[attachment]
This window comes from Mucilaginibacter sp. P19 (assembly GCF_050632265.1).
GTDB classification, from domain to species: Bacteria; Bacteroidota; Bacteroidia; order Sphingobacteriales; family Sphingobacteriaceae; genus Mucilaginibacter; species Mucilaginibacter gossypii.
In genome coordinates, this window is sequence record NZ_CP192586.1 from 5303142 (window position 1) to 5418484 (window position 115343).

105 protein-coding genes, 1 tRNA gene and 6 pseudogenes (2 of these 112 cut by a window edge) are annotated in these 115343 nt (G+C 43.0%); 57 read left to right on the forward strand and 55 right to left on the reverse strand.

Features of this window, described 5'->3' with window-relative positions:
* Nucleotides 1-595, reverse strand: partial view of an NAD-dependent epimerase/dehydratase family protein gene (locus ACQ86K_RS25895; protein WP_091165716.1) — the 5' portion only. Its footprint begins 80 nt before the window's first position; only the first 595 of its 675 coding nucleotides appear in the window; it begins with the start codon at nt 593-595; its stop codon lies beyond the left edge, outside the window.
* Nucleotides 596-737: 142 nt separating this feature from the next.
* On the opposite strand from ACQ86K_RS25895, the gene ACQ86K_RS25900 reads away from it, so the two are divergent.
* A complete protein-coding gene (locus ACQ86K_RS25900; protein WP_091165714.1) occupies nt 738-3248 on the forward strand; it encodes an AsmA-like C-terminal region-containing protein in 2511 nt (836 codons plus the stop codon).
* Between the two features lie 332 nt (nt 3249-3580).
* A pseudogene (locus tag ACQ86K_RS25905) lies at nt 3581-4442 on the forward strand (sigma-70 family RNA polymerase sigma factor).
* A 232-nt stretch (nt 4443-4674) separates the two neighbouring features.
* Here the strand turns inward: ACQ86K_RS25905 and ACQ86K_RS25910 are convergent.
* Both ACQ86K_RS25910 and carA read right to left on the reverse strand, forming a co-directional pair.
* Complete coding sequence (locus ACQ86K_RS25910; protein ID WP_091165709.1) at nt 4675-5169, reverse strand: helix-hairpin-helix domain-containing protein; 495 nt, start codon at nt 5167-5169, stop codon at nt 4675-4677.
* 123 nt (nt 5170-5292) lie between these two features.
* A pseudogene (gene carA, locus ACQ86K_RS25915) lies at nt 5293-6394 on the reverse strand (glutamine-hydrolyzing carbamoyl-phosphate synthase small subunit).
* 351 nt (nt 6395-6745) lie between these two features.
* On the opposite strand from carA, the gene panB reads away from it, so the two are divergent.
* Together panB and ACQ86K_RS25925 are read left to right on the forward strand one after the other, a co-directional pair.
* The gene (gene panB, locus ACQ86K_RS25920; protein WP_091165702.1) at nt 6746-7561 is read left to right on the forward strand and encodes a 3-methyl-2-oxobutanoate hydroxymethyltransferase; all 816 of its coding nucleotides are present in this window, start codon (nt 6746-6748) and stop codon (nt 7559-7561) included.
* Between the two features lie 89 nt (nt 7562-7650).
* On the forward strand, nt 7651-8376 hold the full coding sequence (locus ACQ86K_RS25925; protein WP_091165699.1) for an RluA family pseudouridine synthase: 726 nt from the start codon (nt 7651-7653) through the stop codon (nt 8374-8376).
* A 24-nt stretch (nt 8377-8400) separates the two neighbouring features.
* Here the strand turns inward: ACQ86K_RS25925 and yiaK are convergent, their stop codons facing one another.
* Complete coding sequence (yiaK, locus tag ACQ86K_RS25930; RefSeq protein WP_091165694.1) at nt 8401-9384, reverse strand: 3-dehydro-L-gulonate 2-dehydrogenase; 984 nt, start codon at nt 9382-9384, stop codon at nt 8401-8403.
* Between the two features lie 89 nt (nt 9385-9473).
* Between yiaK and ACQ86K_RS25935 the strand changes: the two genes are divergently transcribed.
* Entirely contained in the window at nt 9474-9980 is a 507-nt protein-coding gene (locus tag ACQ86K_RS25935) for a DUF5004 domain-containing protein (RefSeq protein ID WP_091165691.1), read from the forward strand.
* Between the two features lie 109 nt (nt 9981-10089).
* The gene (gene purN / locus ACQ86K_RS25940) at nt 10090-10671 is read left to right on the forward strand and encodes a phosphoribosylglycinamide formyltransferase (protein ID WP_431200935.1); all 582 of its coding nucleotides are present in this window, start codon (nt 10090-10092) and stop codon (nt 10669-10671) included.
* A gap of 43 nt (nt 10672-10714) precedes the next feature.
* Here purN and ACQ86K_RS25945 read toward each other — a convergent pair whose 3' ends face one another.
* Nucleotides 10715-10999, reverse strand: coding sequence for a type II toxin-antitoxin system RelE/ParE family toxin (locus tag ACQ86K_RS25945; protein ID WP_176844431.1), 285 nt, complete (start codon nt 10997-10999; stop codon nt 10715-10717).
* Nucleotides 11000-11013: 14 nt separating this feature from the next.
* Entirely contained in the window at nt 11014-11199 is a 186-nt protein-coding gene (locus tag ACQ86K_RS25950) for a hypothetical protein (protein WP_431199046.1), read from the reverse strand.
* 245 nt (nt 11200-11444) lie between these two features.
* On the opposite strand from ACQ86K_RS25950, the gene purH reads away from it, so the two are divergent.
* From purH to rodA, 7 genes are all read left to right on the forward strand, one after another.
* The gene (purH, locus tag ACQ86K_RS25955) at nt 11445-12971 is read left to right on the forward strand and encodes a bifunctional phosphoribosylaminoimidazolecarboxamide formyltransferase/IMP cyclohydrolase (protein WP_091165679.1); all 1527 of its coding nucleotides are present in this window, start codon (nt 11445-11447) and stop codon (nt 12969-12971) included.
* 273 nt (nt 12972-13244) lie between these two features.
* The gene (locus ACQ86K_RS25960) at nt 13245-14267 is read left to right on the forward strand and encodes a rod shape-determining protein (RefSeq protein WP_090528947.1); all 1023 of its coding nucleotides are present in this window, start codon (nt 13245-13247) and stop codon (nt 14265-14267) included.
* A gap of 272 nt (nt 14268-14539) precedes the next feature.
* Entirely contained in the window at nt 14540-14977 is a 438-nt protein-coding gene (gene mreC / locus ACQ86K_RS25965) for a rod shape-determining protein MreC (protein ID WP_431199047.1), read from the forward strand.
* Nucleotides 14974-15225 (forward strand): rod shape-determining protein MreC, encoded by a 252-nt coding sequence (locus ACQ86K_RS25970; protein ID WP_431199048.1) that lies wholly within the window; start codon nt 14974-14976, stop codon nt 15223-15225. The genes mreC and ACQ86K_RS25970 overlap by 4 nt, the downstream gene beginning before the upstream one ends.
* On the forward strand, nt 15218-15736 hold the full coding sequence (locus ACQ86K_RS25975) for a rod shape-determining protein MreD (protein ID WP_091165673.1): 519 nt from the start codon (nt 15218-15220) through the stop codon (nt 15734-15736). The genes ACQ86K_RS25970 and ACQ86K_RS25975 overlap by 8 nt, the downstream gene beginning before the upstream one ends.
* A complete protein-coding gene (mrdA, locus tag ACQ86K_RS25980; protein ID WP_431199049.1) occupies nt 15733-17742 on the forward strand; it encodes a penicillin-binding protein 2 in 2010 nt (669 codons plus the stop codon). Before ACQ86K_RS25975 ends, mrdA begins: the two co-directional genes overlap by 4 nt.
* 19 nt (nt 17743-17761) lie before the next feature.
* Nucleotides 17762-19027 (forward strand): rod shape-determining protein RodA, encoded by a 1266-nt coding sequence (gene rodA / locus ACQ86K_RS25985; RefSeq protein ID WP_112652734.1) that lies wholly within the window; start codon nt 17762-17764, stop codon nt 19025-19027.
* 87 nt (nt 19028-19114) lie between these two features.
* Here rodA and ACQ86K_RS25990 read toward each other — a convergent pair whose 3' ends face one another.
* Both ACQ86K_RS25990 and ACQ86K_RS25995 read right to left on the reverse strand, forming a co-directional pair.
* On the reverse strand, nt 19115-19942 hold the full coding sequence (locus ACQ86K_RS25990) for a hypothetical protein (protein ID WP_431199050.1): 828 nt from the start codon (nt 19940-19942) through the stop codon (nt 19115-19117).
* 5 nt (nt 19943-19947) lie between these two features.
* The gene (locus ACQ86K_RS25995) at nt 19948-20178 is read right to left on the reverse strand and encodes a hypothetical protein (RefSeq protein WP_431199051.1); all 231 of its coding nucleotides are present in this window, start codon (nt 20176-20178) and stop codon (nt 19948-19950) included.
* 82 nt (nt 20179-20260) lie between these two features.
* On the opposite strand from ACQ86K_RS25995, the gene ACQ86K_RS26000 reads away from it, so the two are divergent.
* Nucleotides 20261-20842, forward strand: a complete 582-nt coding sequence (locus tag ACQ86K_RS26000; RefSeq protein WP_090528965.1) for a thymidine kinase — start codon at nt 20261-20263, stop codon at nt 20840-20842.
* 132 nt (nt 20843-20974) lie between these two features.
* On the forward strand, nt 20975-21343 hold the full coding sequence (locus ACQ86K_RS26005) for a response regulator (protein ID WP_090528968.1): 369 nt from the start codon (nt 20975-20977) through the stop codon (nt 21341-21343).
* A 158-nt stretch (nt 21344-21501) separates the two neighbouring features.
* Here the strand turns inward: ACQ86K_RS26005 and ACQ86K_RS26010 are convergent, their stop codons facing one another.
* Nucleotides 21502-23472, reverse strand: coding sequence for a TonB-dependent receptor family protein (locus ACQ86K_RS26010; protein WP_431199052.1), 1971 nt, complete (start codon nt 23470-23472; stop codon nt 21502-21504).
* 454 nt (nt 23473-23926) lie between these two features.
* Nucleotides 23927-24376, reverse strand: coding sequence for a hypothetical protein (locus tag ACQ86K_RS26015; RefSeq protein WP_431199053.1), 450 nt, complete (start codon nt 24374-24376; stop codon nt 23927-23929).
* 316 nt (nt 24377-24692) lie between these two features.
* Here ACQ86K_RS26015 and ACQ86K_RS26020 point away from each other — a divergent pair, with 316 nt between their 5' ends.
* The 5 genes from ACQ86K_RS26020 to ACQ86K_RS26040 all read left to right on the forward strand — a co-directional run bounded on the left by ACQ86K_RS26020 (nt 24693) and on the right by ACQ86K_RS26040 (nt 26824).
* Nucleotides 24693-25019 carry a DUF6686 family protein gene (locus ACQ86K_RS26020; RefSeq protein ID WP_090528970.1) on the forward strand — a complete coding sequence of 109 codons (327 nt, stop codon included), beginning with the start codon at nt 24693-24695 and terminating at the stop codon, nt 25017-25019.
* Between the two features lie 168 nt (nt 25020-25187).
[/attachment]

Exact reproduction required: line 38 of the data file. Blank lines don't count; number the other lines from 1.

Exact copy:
* On the opposite strand from ACQ86K_RS25950, the gene purH reads away from it, so the two are divergent.